New techniques to prevent mums passing on serious mitochondrial disease to their unborn babies, are potentially useful, but only for specific and defined groups, a panel of experts has concluded today.
It will now be up to the government to decide whether to pass legislation to make these techniques available in the UK.
The panel appointed by regulators the Human Fertilisation and Embryology Authority (HFEA) concluded that the controversial IVF technique was “potentially useful” and did not appear to be unsafe.
But it added there was still more research to be done – some of it “critical” – before such treatment should be offered.
Fertility rules were changed by the Government in February paving the way for Britain becoming the first country in the world to allow mitochondrial replacement (MR) therapy.
A final decision to allow the treatments will need the approval of both houses of Parliament but could come as early as next year.
Mitochondria are tiny powerhouses in cells that generate energy and have a small amount of their own DNA, separate from the bulk of the human genetic code.
Defects in mitochondrial DNA (mtDNA) are responsible for a host of inherited diseases, including conditions leading to muscle wasting, heart problems, loss of vision, organ failure and epilepsy.
MR treatment, which employs two different IVF techniques, aims to prevent these diseases by giving babies healthy mtDNA from donor eggs.
The baby is born with normal “nuclear” DNA passed down by its parents – containing most inherited traits such as eye and hair colour and height – plus a tiny amount of mtDNA donated by a second donor “mother”.
In effect the baby has three genetic parents, though the donated mtDNA contains less than 1% of its genes.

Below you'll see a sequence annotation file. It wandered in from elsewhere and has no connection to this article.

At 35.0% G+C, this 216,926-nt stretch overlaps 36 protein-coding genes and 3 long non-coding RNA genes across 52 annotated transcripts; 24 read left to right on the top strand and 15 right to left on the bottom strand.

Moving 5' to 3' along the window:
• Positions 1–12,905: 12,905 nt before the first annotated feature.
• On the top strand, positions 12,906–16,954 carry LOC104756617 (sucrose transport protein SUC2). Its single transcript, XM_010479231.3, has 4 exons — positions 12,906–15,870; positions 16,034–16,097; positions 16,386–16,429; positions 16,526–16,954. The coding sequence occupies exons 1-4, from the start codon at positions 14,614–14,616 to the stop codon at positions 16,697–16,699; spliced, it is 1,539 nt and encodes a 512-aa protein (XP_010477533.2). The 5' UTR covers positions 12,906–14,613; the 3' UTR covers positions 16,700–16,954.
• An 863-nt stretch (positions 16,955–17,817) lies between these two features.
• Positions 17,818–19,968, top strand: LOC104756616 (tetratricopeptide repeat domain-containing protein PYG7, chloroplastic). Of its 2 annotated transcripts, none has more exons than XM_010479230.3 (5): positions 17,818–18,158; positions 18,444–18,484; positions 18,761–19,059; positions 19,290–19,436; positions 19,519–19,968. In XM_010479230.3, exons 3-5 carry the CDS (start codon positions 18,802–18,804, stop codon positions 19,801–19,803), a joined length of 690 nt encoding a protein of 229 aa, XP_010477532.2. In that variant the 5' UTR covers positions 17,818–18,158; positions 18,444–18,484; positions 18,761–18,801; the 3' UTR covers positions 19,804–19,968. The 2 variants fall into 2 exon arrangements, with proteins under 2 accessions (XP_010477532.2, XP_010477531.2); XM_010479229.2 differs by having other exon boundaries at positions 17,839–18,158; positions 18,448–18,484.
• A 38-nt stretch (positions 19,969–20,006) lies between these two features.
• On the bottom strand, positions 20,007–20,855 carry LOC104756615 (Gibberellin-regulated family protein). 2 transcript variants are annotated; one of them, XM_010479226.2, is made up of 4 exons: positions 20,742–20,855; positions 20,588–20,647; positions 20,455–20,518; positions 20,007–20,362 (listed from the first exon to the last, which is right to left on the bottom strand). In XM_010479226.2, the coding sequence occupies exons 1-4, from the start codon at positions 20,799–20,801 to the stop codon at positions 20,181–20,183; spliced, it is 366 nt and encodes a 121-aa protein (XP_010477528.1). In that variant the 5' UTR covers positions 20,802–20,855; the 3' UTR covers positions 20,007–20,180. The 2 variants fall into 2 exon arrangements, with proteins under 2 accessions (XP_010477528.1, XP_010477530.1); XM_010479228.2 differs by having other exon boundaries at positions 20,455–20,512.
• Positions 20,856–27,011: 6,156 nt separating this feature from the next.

Since the healthy mtDNA would be inherited by future generations, the treatment has the potential to eradicate mitochondrial diseases from affected families.
Critics argue that allowing the treatments could be the first step down a slippery slope towards “designer babies” and eugenics.
If mitochondrial replacement is permitted, more than 100 “three-parent” babies could be born in the UK each year.
The new expert review, the third published, was requested by the Department of Health and forms part of a broader process of consultation.
HFEA chairwoman Sally Cheshire said: ” The review process has assembled an evidence base on the safety and efficacy of these two mitochondrial replacement techniques which stands comparison with anything published in the UK or abroad.
“The science is complex, but the aim is simple: to enable mothers to not pass on to their children a range of serious, and sometimes fatal, inherited conditions. In all of our discussions we should not lose sight of this.
” Now it is a question for others. If the Government decides to seek to change the law they will need the approval of both Houses of Parliament, and it is only right that they consider all the ramifications, social as well as medical, before they make up their minds.
“There is a long way to go yet.”
Panel chairman and HFEA member Dr Andy Greenfield, from the Medical Research Council’s research unit in Harwell, Oxfordshire, said: “The Panel has examined, discussed and re-examined data from disparate fields of science, including biochemistry, evolutionary biology, the genetics and developmental biology of model organisms and, of course, clinical genetics and embryology.
“We believe that our recommendations are firmly based on the data that we examined.”
In their report, the experts said mitochondrial replacement techniques were “potentially useful for a specific and defined group of patients: those wishing to have their own genetically related child, but whose offspring are at risk of severe or lethal genetic disease, due to mutations in mtDNA which the mother carries”.
They added: ” At each review, the panel has reached a view that the evidence it has seen does not suggest that these techniques are unsafe. That remains the panel’s current view.”
Panel member and stem cell scientist Professor Peter Braude, from King’s College London, said: “As a clinician I am aware that inherited mitochondrial disorders are horrible diseases that can devastate families.
“In the absence of any effective treatment, mitochondrial replacement therapies … offer great hope to families afflicted by mitochondrial disorders.”